The era of cheap air fares is over as oil spikes to record levels and several airlines won’t survive this unprecedented crisis

Oil is on the verge of passing the $150 line for the first time and the growth of passenger demand which was taken for granted suffers a setback in the light of an economic downturn in the U.S. and in several European countries.  Airlines’ fuel bills are soaring, increasing their operating costs, but tough competition and cash-strapped consumers prevent airlines from spiking prices. Most airlines suffer enormous losses or profit nosedives. The leading European no-frills airline Ryanair expects neither losses nor profits for 2008 after a €430 million profit in 2007. Many airlines are struggling to pass higher fuel costs on to passengers fearing a demand slowdown and a lower passenger load factor. Ryanair guarantees the lowest fares and no fuel surcharges which shows the importance of load factors to low-cost airlines. While keeping the basic fares low, Ryanair is cutting expenditures by flying planes slower to save fuel and tries to earn money on extra services. Checking one bag is €20.00, snacks are not for free, early-boarding is charged with €10.00, credit card booking amounts to €8.00. Ryanair also plans to allow the use of cell phones and smart phones on flights after air regulators approved the use of such devices on board. Ryanair will be the first European carrier offering such a service with competitors fearing that loud conversations could disturb other passengers. The passengers using their cell phones will be charged at international roaming tariffs via their monthly bill and Ryanair will receive a commission on the revenue. These extra sources of revenue allow Ryanair to subsidize its passenger operations.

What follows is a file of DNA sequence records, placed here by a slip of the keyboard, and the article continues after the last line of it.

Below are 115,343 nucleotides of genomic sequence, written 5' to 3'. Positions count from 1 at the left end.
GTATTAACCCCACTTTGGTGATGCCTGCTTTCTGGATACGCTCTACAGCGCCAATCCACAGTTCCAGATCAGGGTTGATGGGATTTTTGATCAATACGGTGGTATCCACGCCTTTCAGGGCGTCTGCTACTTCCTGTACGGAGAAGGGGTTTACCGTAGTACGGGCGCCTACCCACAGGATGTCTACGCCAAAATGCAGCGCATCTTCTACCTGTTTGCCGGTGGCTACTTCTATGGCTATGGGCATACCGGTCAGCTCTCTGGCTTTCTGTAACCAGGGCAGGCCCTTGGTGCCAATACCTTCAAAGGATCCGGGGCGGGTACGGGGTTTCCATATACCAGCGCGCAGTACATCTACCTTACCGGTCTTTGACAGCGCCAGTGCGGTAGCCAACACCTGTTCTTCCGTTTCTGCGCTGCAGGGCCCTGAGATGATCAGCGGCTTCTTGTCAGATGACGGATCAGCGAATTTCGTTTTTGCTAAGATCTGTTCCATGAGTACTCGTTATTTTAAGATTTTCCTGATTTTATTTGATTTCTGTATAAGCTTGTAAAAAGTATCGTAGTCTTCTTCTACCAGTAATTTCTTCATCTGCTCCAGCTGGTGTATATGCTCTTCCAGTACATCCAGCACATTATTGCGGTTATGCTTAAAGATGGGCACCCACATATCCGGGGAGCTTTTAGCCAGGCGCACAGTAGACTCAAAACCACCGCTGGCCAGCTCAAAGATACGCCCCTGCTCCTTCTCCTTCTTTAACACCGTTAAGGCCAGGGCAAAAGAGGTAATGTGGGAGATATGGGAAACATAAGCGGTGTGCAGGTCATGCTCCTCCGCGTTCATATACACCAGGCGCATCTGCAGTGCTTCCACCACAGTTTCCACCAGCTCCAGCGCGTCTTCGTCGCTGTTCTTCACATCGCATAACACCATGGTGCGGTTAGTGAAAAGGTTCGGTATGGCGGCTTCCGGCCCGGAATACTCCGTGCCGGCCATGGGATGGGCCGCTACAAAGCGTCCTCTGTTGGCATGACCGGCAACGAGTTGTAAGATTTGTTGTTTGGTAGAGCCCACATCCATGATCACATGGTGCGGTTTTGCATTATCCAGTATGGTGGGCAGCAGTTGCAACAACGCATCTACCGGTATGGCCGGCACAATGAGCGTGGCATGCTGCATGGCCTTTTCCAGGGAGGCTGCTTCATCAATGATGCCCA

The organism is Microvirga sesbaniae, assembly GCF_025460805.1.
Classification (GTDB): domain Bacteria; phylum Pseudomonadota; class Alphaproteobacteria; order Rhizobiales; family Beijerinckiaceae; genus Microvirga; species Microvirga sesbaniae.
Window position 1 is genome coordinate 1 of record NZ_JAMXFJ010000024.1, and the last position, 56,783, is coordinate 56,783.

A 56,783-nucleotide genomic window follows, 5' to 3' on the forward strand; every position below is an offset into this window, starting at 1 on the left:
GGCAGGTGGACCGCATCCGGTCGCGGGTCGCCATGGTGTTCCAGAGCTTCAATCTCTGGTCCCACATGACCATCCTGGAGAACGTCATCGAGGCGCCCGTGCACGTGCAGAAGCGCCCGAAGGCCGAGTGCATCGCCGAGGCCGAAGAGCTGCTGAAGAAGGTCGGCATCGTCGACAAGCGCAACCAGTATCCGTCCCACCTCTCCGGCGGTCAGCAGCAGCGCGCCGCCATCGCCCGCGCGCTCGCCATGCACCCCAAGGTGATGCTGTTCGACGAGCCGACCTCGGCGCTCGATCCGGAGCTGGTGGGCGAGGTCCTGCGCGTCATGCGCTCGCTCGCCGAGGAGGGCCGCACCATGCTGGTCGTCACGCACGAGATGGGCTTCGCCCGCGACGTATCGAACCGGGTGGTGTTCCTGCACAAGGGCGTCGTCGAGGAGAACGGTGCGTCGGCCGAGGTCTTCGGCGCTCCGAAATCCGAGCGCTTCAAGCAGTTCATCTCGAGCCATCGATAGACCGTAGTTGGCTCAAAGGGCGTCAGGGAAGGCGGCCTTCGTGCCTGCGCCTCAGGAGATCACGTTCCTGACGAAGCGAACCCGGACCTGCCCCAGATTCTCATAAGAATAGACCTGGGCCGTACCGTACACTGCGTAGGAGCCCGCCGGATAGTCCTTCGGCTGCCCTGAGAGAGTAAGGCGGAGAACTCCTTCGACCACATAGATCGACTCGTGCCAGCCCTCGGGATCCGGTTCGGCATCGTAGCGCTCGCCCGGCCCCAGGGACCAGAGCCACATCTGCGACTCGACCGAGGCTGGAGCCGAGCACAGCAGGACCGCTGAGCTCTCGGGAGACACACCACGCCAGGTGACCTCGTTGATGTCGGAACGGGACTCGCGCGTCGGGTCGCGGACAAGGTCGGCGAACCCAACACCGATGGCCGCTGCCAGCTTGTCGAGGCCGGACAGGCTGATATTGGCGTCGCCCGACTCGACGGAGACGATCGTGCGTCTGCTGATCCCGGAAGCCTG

In addition to the numerous risks the aviation industry is already facing, the European Union will push up the operating costs of airlines further by including airlines operating in Europe into emissions trading

However, Ryanair will expand despite the gloomy outlook for the aviation industry which will generate an enormous loss of more than $6 billion this year according to the international air transport association. Record prices for jet fuel should force airlines to switch to modern, fuel-efficient planes, but first, these planes can only be delivered delayed (A380, B787) and second, many airlines can’t afford these planes anymore due to financial difficulties and even consider cancelling or delaying their orders which is also felt by Airbus and Boeing. At the Farnborough world air show, aircraft manufacturers don’t expect to sell as many planes as in the past record years, but big orders are anticipated from carriers from the Middle East such as Etihad Airways, Emirates and Qatar Airways.

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Dull ambience at IATA’s general annual meeting in Istanbul: the airline industry faces a severe crisis


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